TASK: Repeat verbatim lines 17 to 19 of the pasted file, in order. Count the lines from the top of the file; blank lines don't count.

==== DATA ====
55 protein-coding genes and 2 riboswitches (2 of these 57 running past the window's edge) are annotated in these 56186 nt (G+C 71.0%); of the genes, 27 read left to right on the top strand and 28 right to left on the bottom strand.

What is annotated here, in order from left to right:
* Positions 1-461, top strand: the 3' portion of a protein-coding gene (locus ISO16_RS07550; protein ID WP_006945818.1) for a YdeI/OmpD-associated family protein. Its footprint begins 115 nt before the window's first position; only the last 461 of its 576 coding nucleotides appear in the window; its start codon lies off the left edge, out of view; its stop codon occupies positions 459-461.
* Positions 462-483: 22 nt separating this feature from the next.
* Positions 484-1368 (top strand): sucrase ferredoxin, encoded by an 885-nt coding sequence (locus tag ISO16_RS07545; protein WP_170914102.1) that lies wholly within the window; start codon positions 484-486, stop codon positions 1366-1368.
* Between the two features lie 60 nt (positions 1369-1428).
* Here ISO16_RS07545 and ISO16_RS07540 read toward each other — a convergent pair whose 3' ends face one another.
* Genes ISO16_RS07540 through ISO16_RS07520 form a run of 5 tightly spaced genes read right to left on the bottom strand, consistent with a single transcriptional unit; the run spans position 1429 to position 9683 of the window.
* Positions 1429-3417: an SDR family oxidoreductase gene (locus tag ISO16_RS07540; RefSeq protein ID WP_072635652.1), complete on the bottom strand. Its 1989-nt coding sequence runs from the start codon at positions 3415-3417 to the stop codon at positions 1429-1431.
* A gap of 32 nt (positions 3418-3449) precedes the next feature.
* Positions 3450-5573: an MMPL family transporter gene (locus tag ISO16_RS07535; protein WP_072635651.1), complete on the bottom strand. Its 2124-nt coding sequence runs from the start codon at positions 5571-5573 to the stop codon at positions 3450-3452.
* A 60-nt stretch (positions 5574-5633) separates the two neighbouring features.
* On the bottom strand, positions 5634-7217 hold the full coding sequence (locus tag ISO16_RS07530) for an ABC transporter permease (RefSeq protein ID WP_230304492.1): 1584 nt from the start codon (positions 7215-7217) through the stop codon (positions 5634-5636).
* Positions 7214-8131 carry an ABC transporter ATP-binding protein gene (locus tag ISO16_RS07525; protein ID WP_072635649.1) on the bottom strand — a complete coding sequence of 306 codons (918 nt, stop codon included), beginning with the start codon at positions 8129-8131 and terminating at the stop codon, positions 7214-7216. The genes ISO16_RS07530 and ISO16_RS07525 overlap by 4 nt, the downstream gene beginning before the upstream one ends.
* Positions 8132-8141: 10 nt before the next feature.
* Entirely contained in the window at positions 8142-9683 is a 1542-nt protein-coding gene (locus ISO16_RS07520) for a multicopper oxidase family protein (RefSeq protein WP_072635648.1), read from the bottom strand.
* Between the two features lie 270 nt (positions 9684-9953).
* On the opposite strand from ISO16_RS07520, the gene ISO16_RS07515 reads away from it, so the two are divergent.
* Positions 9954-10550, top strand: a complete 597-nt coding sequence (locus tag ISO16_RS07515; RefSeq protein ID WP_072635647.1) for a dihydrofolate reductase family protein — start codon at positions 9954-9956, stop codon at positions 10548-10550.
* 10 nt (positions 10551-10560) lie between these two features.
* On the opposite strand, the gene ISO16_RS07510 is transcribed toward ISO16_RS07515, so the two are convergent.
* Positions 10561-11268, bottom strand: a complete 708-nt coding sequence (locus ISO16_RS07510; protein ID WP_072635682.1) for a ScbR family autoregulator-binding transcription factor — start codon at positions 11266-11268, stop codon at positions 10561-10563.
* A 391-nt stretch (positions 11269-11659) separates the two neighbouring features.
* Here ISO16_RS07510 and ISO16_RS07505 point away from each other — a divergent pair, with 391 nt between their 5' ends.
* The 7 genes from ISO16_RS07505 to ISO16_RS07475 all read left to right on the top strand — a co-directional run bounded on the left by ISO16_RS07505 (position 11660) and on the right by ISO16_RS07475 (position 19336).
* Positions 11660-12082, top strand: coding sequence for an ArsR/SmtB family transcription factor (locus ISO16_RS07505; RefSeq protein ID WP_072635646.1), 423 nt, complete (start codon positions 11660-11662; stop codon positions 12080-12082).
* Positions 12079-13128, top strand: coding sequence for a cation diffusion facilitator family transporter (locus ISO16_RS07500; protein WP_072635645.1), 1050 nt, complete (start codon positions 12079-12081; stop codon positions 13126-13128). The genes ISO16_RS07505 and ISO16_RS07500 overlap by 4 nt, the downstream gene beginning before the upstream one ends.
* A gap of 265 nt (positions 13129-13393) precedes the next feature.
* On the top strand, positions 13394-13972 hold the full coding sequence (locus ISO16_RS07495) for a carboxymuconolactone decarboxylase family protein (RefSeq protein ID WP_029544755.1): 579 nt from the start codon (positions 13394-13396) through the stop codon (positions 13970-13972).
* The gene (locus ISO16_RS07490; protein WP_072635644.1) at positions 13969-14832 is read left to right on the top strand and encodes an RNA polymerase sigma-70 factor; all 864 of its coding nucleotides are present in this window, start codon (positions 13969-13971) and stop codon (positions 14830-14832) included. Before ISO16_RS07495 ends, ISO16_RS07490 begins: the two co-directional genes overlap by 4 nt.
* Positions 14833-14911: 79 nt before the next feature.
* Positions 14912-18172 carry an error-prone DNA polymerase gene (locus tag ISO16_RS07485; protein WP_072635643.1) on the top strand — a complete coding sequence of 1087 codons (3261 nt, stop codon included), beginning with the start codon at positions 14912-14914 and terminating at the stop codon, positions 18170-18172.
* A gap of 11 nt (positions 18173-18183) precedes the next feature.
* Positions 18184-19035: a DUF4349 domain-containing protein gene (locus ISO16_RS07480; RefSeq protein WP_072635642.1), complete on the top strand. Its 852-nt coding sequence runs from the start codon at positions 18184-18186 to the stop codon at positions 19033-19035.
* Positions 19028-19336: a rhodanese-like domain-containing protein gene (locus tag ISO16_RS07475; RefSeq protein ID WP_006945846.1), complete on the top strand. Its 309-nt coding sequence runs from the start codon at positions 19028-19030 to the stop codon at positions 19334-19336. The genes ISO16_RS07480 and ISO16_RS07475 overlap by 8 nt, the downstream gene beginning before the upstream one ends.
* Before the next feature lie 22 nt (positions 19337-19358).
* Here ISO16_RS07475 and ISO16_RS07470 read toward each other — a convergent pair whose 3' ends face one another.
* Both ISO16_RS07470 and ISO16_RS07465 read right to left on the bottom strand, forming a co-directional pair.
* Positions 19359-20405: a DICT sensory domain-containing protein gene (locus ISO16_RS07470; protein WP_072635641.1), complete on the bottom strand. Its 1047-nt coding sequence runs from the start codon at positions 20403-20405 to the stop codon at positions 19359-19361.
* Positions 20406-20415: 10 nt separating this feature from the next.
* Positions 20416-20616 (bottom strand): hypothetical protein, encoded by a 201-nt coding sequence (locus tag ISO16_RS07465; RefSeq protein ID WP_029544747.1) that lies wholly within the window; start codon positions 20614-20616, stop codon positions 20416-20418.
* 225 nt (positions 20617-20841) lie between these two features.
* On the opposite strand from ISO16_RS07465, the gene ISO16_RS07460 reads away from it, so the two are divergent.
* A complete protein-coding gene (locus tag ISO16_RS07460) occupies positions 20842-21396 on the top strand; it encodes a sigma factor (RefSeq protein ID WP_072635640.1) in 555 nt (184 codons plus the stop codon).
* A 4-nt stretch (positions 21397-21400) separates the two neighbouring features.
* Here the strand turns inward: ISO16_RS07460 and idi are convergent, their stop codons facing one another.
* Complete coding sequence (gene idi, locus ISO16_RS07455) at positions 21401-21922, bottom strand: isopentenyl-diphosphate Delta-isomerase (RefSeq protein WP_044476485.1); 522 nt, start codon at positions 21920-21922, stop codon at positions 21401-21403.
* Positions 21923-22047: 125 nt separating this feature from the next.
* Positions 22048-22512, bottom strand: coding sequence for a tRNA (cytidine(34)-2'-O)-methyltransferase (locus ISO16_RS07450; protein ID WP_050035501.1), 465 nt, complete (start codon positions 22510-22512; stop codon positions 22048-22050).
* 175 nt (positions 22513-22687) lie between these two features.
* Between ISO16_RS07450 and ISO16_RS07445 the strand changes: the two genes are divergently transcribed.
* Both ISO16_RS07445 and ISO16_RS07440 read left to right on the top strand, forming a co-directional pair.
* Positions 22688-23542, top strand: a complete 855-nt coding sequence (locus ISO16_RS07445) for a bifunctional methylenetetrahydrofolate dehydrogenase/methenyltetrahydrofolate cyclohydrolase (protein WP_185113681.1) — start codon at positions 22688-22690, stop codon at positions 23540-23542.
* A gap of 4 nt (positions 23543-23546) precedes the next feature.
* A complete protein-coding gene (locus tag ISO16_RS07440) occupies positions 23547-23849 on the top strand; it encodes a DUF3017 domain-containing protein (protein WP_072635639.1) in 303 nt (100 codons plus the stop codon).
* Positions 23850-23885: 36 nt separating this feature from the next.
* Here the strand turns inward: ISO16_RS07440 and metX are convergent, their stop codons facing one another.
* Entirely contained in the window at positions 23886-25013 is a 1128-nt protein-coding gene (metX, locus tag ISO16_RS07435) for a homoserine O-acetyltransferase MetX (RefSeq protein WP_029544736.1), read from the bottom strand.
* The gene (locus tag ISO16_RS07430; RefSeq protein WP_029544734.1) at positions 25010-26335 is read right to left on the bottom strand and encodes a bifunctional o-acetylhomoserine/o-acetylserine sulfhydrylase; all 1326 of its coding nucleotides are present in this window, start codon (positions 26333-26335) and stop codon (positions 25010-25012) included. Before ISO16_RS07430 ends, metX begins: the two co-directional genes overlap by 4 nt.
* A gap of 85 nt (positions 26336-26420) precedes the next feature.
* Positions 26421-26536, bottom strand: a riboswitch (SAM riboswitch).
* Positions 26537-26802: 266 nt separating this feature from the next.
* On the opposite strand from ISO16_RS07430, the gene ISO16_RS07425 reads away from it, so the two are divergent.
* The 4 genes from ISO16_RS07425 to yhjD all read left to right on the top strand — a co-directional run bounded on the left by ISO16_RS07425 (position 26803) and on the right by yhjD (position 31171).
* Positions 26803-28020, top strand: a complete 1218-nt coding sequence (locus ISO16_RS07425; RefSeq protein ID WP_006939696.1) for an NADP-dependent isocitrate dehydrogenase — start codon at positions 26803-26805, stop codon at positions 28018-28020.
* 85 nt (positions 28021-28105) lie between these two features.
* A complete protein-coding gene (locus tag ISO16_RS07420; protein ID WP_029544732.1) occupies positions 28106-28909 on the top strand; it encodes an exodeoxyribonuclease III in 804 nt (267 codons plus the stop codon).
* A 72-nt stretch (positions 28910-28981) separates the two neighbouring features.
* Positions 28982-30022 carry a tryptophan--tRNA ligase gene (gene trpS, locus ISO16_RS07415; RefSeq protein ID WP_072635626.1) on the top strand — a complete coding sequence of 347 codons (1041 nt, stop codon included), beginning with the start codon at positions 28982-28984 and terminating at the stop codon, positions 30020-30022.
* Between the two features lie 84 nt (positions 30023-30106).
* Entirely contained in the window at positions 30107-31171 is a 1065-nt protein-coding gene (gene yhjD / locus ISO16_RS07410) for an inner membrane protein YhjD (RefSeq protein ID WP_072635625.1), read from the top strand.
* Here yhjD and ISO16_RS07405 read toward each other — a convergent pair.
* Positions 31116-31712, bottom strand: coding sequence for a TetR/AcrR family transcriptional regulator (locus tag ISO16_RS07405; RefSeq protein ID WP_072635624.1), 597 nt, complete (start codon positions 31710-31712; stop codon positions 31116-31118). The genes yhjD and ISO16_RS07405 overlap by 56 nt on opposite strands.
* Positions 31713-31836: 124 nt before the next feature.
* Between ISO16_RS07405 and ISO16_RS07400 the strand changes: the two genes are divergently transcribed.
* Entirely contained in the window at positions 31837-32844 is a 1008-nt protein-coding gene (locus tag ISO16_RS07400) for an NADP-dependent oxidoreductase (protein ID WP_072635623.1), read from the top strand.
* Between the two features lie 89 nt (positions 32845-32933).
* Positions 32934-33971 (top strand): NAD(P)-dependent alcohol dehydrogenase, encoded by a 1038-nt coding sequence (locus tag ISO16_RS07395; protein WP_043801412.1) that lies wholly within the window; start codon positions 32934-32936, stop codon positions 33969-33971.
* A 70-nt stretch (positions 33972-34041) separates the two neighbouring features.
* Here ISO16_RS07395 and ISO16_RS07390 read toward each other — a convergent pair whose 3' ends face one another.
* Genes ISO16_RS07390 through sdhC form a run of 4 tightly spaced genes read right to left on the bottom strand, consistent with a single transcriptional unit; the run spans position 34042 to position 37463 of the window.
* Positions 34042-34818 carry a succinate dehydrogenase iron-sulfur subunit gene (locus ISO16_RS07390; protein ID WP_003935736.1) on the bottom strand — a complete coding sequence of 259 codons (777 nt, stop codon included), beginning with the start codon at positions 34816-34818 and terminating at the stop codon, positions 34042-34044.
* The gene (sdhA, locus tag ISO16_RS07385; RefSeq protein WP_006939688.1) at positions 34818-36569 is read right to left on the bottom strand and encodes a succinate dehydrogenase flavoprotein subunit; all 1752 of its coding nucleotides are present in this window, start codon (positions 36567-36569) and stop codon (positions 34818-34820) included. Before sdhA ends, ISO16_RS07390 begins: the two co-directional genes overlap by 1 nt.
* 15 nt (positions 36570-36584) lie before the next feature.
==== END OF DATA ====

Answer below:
* Between the two features lie 270 nt (positions 9684-9953).
* On the opposite strand from ISO16_RS07520, the gene ISO16_RS07515 reads away from it, so the two are divergent.
* Positions 9954-10550, top strand: a complete 597-nt coding sequence (locus tag ISO16_RS07515; RefSeq protein ID WP_072635647.1) for a dihydrofolate reductase family protein — start codon at positions 9954-9956, stop codon at positions 10548-10550.